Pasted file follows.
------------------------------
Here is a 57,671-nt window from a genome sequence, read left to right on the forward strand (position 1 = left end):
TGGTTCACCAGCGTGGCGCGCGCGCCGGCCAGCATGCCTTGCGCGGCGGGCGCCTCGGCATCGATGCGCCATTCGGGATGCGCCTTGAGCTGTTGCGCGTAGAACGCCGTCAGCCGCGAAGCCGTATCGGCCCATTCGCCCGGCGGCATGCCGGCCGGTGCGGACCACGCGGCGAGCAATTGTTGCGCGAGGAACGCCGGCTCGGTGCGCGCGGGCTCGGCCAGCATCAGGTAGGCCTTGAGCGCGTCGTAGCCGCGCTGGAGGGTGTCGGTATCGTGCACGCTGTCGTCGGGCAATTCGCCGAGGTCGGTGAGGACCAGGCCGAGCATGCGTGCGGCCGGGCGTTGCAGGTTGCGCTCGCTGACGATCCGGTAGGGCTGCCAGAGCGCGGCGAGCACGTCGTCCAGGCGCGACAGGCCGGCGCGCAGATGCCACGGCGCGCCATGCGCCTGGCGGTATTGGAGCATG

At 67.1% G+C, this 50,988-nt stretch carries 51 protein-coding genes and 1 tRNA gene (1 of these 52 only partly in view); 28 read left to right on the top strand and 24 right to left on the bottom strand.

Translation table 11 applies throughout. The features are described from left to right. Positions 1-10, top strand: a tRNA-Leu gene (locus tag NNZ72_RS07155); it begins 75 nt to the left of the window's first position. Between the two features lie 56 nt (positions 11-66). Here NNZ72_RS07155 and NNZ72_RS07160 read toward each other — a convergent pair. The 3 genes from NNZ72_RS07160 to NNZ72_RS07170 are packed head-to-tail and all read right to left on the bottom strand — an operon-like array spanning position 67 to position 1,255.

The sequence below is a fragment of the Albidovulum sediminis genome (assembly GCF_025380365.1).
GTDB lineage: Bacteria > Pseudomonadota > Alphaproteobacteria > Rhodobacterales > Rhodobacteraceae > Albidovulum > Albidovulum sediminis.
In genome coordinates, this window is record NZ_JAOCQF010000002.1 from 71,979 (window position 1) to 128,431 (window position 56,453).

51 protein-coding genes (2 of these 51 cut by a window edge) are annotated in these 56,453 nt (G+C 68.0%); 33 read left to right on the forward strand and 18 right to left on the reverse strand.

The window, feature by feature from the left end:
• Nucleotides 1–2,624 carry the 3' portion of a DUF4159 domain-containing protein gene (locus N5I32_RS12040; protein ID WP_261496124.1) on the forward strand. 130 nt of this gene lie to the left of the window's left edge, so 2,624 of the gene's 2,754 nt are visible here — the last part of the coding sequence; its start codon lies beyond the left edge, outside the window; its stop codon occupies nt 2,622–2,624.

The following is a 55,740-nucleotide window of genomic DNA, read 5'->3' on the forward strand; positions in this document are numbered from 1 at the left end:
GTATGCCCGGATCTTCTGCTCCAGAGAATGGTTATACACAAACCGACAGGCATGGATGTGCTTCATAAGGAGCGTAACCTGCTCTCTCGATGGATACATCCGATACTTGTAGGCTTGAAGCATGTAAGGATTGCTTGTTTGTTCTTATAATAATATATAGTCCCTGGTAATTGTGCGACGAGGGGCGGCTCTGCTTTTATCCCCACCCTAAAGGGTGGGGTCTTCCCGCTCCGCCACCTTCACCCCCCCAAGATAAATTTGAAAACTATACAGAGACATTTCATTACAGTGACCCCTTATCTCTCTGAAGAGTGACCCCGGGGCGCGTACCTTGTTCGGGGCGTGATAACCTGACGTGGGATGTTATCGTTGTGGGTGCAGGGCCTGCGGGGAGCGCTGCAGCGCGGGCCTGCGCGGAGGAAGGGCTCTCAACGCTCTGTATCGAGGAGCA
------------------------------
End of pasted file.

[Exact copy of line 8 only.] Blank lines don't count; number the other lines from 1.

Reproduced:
51 protein-coding genes (2 of these 51 cut by a window edge) are annotated in these 56,453 nt (G+C 68.0%); 33 read left to right on the forward strand and 18 right to left on the reverse strand.